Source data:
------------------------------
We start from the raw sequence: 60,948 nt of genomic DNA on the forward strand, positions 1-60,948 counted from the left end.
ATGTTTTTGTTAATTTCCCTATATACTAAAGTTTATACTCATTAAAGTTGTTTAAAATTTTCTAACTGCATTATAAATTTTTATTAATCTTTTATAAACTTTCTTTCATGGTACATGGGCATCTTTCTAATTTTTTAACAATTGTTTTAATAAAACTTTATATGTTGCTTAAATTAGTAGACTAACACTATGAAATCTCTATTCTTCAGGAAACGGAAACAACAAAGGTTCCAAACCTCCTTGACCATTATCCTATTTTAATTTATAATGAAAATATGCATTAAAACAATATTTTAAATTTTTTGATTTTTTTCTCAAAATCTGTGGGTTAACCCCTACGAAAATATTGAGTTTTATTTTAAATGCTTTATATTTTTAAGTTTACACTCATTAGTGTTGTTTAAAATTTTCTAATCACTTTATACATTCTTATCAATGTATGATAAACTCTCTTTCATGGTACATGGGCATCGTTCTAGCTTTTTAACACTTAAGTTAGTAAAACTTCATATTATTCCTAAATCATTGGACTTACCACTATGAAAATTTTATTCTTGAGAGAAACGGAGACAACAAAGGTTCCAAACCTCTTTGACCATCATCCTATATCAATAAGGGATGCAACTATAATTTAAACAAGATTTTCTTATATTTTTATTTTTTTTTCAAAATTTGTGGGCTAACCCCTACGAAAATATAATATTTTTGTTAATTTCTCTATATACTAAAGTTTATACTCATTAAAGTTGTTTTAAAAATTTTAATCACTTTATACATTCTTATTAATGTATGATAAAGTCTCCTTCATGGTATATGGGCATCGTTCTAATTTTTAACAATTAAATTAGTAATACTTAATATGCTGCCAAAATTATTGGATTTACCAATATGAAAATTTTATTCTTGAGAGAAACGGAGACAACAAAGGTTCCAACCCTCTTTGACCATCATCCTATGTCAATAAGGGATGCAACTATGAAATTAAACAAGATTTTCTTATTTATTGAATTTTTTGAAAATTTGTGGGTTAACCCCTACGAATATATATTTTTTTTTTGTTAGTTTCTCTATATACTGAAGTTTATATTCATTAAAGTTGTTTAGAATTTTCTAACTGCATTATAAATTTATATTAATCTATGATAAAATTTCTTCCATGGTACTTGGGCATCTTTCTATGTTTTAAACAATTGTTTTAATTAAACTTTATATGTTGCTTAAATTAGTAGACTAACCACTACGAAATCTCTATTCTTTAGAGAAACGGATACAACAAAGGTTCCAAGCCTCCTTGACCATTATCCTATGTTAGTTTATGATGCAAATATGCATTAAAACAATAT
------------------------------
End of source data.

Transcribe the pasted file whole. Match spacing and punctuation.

We start from the raw sequence: 60,948 nt of genomic DNA on the forward strand, positions 1-60,948 counted from the left end.
ATGTTTTTGTTAATTTCCCTATATACTAAAGTTTATACTCATTAAAGTTGTTTAAAATTTTCTAACTGCATTATAAATTTTTATTAATCTTTTATAAACTTTCTTTCATGGTACATGGGCATCTTTCTAATTTTTTAACAATTGTTTTAATAAAACTTTATATGTTGCTTAAATTAGTAGACTAACACTATGAAATCTCTATTCTTCAGGAAACGGAAACAACAAAGGTTCCAAACCTCCTTGACCATTATCCTATTTTAATTTATAATGAAAATATGCATTAAAACAATATTTTAAATTTTTTGATTTTTTTCTCAAAATCTGTGGGTTAACCCCTACGAAAATATTGAGTTTTATTTTAAATGCTTTATATTTTTAAGTTTACACTCATTAGTGTTGTTTAAAATTTTCTAATCACTTTATACATTCTTATCAATGTATGATAAACTCTCTTTCATGGTACATGGGCATCGTTCTAGCTTTTTAACACTTAAGTTAGTAAAACTTCATATTATTCCTAAATCATTGGACTTACCACTATGAAAATTTTATTCTTGAGAGAAACGGAGACAACAAAGGTTCCAAACCTCTTTGACCATCATCCTATATCAATAAGGGATGCAACTATAATTTAAACAAGATTTTCTTATATTTTTATTTTTTTTTCAAAATTTGTGGGCTAACCCCTACGAAAATATAATATTTTTGTTAATTTCTCTATATACTAAAGTTTATACTCATTAAAGTTGTTTTAAAAATTTTAATCACTTTATACATTCTTATTAATGTATGATAAAGTCTCCTTCATGGTATATGGGCATCGTTCTAATTTTTAACAATTAAATTAGTAATACTTAATATGCTGCCAAAATTATTGGATTTACCAATATGAAAATTTTATTCTTGAGAGAAACGGAGACAACAAAGGTTCCAACCCTCTTTGACCATCATCCTATGTCAATAAGGGATGCAACTATGAAATTAAACAAGATTTTCTTATTTATTGAATTTTTTGAAAATTTGTGGGTTAACCCCTACGAATATATATTTTTTTTTTGTTAGTTTCTCTATATACTGAAGTTTATATTCATTAAAGTTGTTTAGAATTTTCTAACTGCATTATAAATTTATATTAATCTATGATAAAATTTCTTCCATGGTACTTGGGCATCTTTCTATGTTTTAAACAATTGTTTTAATTAAACTTTATATGTTGCTTAAATTAGTAGACTAACCACTACGAAATCTCTATTCTTTAGAGAAACGGATACAACAAAGGTTCCAAGCCTCCTTGACCATTATCCTATGTTAGTTTATGATGCAAATATGCATTAAAACAATAT